We love the names old timers have given their vineyards. It makes us feel like we are stars in a John Wayne movie. For thirty years we have been buying Cabernet from Eaglepoint Vineyards' Red Hill, a site so pretty you expect wild horses to appear on the ridge. This mountain vineyard sits at 1,800 feet above the town of Talmage. The weather is moderated by ocean breezes and the nights are cold, especially at the end of the season. Most years the grapes are harvested late and develop an herbal, briary and tobacco flavor profile. In years when the harvest is early, before the nights turn cold, a different taste contour emerges from the riper fruit: black cherry, huckleberry and cassis. This 2004 reminds us of the 1994 vintage; an early warm season created a wine with the same yummy fruit-forward palate. 2004 also marks the entry of another imaginatively named vineyard into our Cabernet cuvée. Just below Eaglepoint, on the Talmage bench, is Berry Vineyards.
Rattlesnake Canyon at harvest time. By 2006 Rattlesnake Canyon had become 50% of Navarro's Cabernet Sauvignon cuvée. There are rattlesnakes in inland Mendocino County but in the Anderson Valley you are much more likely to meet a gopher snake. Since gopher snakes eat vineyard pests we're glad to have them.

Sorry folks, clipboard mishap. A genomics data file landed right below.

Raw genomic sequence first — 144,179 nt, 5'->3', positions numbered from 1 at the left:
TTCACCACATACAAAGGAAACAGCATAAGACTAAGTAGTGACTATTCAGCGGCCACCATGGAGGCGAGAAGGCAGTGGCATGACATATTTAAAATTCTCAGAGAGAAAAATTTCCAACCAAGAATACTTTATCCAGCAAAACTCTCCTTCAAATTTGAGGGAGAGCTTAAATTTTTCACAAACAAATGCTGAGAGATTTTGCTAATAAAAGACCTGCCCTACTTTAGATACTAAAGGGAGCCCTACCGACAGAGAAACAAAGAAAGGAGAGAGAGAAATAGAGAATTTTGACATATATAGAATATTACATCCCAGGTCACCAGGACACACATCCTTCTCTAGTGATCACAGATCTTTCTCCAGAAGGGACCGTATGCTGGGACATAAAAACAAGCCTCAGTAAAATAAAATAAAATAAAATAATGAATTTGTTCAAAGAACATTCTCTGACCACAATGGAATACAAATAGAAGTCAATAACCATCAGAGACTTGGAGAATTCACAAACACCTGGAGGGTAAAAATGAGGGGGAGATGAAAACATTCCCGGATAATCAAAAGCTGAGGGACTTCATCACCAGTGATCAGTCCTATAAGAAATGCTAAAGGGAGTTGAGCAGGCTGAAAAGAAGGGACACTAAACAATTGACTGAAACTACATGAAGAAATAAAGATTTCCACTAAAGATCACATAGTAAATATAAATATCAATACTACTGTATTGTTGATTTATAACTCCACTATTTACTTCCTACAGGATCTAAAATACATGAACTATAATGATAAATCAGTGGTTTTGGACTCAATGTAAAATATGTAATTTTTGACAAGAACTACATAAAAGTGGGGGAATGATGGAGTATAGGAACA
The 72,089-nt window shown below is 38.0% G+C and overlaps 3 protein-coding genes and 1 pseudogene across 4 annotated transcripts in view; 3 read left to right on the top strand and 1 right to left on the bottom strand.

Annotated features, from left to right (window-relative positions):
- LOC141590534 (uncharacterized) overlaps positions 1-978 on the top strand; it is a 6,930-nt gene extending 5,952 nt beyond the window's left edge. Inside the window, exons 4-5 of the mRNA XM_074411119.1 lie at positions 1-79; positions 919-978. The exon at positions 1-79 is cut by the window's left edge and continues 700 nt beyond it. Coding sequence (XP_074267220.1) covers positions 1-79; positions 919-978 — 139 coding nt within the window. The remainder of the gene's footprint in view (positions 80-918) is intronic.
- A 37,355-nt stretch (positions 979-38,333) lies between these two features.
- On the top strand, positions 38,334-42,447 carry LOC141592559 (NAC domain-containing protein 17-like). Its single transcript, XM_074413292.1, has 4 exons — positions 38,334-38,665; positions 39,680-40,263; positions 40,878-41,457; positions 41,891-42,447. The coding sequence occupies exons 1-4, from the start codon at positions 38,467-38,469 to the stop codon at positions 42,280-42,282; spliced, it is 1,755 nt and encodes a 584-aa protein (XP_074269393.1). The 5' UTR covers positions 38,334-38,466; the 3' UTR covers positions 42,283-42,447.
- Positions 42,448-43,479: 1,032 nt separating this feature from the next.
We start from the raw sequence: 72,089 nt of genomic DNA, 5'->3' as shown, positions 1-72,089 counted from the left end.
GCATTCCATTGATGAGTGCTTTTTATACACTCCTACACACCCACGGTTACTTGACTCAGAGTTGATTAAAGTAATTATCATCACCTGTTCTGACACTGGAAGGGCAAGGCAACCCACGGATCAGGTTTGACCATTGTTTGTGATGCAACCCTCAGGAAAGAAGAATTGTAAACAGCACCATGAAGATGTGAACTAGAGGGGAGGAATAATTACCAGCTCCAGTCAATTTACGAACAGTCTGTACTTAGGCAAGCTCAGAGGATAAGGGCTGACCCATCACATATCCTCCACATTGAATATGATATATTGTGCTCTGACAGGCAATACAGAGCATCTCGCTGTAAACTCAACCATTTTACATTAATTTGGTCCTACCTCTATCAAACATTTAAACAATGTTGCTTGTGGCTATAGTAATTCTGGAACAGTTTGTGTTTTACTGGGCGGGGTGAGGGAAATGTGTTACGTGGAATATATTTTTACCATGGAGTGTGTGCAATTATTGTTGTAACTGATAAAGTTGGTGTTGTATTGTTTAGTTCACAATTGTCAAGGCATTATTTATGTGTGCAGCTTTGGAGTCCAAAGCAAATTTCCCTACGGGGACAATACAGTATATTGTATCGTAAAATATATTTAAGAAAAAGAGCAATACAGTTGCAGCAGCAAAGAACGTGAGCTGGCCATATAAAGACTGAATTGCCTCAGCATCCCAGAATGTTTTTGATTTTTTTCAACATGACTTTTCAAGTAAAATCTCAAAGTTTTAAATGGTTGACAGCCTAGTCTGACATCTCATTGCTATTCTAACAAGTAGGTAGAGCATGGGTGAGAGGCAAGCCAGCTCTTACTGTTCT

Over 36% of our 2004 Cabernet was declassified into Navarrouge, leaving only the best lots for this bottling. Casey, at Eaglepoint Vineyards, inspected the quality of the grapes for this bottling at harvest five years ago.
They have a Cabernet site in a horseshoe canyon that protects the vines from the wind and is so steep the terraces are hard to climb. The name for this warm, rocky site is Rattlesnake Canyon and yes, the winemaker does wear sturdy boots while inspecting the grapes. After two years in the barrel the blend of wines from Red Hill and Rattlesnake Canyon is full with deep dark fruit flavors corralled with briar, white chocolate and vanilla. So partner... belly on up and taste a bit of the Wild West. Gold Medal winner. Best of Class.
Jim hiking up the Canyon in spring.